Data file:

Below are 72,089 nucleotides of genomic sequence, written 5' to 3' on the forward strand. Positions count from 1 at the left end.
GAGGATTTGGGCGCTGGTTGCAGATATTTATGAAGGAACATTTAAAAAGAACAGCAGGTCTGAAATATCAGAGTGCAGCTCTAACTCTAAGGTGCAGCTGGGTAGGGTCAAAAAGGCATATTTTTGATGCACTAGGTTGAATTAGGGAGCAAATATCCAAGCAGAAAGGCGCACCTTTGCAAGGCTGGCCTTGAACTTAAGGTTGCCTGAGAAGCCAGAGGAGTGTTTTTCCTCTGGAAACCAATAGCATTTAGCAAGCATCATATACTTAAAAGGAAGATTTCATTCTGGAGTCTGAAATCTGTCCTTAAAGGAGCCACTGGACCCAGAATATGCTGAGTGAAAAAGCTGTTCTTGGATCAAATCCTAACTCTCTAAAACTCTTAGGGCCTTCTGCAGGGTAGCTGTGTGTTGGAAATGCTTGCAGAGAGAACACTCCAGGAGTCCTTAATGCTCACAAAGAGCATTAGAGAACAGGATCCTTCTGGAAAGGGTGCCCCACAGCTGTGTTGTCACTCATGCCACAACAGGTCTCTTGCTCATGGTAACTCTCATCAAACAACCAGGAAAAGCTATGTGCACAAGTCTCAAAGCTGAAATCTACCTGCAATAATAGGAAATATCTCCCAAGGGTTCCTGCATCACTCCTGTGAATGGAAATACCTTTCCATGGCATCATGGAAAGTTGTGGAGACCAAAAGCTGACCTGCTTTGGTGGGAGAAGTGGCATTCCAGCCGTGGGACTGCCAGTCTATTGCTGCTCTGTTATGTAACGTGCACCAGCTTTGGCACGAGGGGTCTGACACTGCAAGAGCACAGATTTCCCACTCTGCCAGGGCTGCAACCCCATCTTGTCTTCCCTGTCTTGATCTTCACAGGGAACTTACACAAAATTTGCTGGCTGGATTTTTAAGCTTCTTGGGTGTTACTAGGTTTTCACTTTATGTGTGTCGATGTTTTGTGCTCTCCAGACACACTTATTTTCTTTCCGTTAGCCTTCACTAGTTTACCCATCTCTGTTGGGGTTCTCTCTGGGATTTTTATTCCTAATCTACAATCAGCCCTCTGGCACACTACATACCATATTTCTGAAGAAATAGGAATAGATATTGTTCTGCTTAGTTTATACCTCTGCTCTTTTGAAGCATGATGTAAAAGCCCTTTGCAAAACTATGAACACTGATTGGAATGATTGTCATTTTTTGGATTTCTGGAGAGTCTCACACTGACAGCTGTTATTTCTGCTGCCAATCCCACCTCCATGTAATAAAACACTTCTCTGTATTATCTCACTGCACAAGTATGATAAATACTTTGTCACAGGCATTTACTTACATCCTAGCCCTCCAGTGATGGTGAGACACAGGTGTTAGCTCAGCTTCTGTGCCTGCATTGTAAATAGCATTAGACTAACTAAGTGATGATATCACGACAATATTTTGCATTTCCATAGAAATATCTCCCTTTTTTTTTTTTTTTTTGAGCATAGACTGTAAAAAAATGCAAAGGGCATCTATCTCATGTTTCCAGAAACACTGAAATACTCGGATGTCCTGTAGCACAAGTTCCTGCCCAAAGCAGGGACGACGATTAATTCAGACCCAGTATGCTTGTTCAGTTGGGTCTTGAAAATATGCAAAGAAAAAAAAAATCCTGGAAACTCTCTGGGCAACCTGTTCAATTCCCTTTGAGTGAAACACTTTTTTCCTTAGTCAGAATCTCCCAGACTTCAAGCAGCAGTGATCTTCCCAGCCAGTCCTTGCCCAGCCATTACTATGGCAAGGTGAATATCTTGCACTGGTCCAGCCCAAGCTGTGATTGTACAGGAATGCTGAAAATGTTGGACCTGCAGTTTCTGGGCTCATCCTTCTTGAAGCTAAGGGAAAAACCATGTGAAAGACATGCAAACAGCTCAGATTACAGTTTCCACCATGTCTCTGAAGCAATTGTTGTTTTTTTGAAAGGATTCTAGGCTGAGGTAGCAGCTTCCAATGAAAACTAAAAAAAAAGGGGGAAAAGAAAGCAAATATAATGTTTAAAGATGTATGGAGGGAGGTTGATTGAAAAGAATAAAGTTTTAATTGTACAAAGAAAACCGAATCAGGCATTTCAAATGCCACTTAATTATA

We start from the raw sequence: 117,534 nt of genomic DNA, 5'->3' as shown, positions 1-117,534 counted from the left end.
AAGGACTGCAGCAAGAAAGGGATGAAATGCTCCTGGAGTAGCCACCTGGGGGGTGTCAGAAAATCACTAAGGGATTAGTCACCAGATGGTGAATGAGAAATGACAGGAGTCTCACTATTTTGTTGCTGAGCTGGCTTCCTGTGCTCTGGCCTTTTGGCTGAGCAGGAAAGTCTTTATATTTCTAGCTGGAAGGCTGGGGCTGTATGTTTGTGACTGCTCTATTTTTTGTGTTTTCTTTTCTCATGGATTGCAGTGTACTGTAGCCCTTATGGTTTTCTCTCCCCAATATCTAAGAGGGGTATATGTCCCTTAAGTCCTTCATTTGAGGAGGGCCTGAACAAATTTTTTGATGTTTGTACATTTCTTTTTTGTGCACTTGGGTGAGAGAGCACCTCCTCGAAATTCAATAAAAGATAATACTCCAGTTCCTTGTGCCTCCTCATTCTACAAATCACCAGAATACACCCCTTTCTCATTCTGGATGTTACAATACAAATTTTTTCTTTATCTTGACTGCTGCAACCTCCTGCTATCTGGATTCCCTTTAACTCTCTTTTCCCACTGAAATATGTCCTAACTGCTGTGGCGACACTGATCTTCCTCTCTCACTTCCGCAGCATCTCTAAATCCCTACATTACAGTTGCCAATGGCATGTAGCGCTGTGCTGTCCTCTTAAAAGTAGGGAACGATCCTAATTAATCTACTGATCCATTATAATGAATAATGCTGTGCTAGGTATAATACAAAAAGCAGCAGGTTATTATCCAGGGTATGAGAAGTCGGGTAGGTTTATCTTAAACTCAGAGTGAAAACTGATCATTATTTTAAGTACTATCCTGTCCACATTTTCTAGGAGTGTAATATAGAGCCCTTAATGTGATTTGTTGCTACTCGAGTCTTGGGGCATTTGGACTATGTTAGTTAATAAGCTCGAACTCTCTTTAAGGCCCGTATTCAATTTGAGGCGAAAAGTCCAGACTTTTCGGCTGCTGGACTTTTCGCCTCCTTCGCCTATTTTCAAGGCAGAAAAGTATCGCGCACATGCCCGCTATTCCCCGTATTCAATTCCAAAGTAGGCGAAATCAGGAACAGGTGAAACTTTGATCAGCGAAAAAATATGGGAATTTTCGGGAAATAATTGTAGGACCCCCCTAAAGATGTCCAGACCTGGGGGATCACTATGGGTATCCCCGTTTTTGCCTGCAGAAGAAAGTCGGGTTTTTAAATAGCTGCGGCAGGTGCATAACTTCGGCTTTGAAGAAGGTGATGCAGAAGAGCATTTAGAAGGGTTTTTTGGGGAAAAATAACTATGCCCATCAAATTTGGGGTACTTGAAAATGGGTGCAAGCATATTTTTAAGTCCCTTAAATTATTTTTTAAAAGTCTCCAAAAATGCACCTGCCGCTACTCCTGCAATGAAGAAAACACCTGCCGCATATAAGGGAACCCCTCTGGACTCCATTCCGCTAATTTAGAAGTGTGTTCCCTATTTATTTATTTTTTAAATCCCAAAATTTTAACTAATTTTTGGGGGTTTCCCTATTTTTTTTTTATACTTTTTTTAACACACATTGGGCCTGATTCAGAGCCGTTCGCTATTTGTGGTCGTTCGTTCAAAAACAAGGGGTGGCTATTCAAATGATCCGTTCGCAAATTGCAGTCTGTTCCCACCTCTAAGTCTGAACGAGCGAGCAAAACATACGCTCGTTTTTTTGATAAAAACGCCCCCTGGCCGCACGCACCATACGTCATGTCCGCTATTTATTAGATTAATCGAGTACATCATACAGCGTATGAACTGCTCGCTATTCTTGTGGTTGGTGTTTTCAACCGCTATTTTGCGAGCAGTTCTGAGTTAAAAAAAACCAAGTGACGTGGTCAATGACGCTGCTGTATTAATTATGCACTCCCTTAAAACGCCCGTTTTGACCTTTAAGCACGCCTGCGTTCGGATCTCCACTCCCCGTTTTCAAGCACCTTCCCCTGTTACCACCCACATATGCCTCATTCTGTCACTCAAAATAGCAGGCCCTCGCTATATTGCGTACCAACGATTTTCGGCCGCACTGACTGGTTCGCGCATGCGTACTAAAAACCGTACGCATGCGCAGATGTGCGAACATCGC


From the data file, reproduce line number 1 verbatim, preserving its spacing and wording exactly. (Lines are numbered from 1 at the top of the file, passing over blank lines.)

Below are 72,089 nucleotides of genomic sequence, written 5' to 3' on the forward strand. Positions count from 1 at the left end.